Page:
6. The analogy can be taken further: most short people are short merely because of the way normal genes affecting height get "shuffled and dealt" to each individual before they are born (environmental factors also play a role). But small numbers of people actually have true genetic / chromosomal abnormalities causing extreme shortness – dwarfism (achondroplasia). Similarly with IQ and intellectual disabilities. So too, there are a few severe cases of ADHD that are caused by specific pathological conditions, like the example of fetal alcohol syndrome given above.
7. An additional reason for the increase in people seeking professional help for ADHD-related difficulties in the last couple of years (as of the time of writing, in 2022) has been the pandemic, as many people with relatively weaker EF and short attention spans were derailed by the loss of external structure and routine, and found online learning or online meetings boring and tedious.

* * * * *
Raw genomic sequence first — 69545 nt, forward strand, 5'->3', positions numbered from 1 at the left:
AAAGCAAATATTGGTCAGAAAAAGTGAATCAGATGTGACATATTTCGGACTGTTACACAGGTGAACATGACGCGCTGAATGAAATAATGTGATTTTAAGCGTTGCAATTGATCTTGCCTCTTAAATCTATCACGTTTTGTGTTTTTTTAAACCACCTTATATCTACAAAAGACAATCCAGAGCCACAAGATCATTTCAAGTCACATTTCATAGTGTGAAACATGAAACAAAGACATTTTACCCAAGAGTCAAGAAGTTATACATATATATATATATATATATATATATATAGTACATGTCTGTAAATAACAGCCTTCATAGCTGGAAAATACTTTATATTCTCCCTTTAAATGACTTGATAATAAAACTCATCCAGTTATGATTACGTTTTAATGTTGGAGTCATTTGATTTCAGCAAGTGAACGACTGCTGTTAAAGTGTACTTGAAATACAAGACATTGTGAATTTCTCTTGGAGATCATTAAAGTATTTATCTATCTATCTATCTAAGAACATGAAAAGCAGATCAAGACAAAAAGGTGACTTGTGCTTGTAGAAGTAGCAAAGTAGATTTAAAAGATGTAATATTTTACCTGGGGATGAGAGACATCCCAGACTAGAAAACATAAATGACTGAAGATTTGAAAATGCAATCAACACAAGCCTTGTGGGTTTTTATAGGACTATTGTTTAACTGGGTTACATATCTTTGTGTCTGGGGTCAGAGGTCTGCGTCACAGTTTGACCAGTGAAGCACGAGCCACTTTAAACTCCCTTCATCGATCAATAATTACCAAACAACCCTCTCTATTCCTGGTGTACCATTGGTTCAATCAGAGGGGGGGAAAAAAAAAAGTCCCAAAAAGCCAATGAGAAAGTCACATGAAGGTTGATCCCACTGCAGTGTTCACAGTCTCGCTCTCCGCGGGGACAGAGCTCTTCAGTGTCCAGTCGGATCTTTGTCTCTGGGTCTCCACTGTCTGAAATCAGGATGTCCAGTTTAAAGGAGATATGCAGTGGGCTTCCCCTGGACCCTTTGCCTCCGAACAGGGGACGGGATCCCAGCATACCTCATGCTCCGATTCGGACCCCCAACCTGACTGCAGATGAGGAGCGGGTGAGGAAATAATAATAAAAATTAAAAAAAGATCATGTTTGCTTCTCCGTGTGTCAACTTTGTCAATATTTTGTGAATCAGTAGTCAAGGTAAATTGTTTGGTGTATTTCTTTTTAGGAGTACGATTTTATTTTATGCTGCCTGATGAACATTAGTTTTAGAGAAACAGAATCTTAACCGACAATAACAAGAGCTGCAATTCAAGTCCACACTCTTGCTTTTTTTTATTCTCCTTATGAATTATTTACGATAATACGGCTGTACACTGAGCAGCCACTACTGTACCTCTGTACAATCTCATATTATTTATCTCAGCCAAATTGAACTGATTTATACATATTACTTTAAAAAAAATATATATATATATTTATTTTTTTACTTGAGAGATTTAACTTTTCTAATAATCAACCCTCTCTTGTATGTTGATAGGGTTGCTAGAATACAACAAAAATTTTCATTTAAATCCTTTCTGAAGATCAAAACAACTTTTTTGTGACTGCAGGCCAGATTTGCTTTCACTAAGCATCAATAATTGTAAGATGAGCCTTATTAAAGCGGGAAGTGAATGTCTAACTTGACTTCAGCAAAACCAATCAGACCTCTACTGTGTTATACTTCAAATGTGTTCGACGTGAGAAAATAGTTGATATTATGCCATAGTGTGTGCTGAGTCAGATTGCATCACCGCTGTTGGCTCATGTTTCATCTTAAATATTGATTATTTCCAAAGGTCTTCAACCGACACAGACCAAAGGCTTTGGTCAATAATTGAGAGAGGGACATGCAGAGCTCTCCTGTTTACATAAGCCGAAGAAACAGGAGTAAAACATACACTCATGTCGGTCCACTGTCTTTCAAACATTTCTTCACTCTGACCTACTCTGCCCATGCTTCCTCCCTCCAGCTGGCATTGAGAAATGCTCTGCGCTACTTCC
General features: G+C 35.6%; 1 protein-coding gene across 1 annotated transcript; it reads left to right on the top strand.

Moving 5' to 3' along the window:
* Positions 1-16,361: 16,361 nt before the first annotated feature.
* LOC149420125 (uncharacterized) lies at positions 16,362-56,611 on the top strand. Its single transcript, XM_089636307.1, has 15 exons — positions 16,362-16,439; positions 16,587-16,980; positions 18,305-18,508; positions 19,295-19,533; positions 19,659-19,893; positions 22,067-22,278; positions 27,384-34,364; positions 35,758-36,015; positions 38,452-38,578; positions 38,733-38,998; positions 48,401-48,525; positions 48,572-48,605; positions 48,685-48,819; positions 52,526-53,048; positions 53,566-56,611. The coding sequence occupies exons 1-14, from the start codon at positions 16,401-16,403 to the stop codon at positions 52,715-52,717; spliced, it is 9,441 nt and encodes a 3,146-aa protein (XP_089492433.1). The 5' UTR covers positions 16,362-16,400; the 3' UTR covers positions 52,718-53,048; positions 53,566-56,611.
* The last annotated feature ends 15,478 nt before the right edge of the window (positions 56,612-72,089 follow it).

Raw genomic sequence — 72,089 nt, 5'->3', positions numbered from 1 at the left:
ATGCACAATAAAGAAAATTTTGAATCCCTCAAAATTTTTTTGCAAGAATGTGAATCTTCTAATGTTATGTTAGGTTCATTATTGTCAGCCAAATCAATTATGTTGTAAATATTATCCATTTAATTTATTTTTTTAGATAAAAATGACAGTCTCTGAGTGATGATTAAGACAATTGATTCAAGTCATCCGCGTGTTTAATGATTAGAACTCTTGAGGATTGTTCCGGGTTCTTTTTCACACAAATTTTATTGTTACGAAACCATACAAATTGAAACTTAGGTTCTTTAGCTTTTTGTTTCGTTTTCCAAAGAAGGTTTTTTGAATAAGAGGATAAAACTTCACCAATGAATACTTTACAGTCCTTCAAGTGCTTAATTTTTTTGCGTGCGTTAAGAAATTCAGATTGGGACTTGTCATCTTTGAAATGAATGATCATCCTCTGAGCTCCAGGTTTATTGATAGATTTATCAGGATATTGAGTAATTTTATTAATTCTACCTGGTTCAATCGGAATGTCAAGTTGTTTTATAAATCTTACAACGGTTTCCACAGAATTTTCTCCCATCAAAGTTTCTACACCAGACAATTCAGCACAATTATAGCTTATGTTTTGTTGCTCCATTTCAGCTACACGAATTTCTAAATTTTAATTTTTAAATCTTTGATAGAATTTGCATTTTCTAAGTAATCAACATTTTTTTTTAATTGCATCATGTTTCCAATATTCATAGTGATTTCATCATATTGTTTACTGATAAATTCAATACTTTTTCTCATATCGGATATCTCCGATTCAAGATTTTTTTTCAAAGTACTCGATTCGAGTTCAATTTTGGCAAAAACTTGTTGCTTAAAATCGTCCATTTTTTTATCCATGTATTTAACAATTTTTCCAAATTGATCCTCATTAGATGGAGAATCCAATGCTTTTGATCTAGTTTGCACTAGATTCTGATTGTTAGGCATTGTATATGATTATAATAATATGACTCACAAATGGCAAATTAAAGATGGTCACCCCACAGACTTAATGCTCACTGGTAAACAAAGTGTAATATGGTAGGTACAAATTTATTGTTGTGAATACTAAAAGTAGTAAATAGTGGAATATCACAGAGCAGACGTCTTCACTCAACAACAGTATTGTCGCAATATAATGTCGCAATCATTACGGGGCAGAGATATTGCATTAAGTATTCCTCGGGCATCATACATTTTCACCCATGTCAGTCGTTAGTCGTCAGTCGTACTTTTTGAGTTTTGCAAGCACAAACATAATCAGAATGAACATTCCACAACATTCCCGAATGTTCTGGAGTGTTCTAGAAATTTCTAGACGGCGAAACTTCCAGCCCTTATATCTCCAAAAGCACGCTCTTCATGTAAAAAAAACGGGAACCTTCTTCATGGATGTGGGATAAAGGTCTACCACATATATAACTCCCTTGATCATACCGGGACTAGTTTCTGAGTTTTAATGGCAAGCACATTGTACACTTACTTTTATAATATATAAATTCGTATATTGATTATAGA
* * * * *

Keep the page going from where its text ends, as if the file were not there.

8. An “official” diagnosis is also subjectively important to many individuals, who might otherwise have labelled themselves “lazy,” to provide validation that they have a “real” or legitimate disability.
9. The chemical action of these medications is not exactly the same as caffeine, but pointing out the broad similarity is helpful when explaining in simple terms how they work and what to expect from them.
10. One of the main chemical effects of stimulants is to increase dopamine, which is one of the brain’s most important mediators of attention and behavioral reinforcement.
11. The name ADHD (technically: AD/HD) is unfortunate, in that it seems to imply that the problem is purely one of attention span. The understanding that it is a problem of EF came later. Another source of confusion is that many people misunderstand it to mean that a person who meets criteria for ADHD cannot focus on anything, whereas in fact it is a difficulty maintaining effortful focus for unstimulating tasks. Also, the “H” (hyperactivity) only applies to some people, more so male children.
12. It also frequently plays a contributing role in other mental health problems and dysfunctions. e.g., anxiety, addictions, anger management problems, BPD traits, among others.